The International Monetary Fund and Egyptian officials said they were working to reach a deal on a proposed $4.8 billion loan in “coming weeks,” citing progress in weekend talks in Washington.
“Work will continue with the objective of reaching agreement on an IMF stand-by arrangement to support the authorities’ national economic program in the coming weeks,” IMF managing director Christine Lagarde and Egyptian finance officials said in a joint statement.
The talks, held on the sidelines of twice-yearly meetings of the IMF and World Bank, included Egypt’s central bank governor, Hisham Ramez, Finance Minister Al-Mursi al-Sayed Hejazy, and Planning Minister Ashraf El-Araby.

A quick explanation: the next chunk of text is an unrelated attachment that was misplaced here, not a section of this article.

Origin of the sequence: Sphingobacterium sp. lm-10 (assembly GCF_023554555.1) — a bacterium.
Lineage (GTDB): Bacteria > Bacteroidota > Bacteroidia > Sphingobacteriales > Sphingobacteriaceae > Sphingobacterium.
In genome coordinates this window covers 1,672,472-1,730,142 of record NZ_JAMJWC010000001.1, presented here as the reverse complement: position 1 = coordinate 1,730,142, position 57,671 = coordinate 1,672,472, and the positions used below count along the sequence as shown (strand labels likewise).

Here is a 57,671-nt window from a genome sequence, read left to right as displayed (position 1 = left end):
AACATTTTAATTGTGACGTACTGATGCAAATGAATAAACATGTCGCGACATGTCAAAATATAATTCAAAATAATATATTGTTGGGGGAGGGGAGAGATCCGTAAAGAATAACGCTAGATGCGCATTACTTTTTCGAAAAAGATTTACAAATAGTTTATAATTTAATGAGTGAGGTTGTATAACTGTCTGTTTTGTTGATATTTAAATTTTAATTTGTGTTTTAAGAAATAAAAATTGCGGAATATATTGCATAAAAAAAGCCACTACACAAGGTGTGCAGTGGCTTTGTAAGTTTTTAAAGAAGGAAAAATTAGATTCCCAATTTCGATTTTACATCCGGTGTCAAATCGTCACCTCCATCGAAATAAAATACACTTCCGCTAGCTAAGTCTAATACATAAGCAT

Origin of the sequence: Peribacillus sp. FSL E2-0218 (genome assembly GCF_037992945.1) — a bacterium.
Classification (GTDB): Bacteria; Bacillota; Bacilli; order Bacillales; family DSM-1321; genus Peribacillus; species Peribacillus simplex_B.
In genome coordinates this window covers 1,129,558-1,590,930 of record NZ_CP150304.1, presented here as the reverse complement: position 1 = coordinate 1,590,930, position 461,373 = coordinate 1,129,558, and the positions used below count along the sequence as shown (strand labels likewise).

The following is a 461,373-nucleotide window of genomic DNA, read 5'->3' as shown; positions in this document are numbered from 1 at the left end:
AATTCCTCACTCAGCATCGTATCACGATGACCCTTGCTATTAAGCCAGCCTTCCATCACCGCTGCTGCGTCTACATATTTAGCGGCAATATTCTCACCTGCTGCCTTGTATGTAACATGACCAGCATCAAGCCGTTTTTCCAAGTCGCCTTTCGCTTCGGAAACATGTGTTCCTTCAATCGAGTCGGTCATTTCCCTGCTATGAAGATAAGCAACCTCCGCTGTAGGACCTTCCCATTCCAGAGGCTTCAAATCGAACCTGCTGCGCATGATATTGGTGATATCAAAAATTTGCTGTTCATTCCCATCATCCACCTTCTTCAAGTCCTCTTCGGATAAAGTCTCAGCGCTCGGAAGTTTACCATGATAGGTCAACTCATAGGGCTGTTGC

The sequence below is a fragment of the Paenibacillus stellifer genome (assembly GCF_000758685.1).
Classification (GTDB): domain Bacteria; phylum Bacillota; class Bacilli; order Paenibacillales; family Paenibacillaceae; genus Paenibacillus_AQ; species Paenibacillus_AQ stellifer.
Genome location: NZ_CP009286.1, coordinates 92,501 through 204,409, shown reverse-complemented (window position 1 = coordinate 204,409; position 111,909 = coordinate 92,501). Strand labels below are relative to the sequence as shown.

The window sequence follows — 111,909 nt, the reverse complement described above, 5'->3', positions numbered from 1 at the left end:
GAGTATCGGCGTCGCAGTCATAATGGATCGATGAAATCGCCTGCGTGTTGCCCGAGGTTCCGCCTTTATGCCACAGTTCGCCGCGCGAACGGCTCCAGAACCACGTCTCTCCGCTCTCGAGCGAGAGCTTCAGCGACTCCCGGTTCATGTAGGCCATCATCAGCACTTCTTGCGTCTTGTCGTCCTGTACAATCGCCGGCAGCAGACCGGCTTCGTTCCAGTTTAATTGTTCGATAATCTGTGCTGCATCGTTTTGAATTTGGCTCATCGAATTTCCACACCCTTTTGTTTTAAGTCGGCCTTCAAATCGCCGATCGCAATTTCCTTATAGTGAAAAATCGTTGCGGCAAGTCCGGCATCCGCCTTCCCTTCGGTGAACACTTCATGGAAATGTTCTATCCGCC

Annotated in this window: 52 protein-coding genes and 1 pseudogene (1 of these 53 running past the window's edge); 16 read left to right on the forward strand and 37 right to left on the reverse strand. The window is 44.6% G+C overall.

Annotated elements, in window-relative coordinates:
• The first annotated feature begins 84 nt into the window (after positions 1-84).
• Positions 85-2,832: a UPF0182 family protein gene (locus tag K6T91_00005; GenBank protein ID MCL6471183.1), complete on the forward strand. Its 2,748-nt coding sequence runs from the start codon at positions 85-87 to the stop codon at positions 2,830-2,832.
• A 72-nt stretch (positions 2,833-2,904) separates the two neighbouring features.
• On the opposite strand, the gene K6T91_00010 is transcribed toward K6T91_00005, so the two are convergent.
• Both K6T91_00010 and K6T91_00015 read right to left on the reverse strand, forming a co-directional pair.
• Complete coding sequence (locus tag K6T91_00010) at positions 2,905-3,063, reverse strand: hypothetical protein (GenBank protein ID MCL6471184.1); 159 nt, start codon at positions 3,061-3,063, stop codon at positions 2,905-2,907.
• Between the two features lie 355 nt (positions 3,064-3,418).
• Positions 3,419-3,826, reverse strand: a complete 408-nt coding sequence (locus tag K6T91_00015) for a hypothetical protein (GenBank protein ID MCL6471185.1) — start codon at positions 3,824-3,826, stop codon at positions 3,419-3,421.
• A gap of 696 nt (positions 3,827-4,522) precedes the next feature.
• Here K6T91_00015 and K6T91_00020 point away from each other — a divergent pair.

The statement said Egypt was “firmly committed to addressing its economic and financial challenges with the objective of restoring sustained and socially balanced growth, and they are already taking encouraging actions in this direction”.
Egypt’s economy has deteriorated since street protests in 2011 led to the overthrow of former President Hosni Mubarak. Tourism and investment have shriveled and the budget deficit has risen sharply, while foreign currency reserves have shrunk.
An IMF deal would help shore up investor confidence and ensure the country is tackling problems in its economy. The deal would include the gradual reforms of costly fuel subsidies, that swallow about 21 percent of the budget or 12 percent of gross domestic product.
Lagarde told a news conference last week that IMF and Egyptian officials were working to “align” more economic data.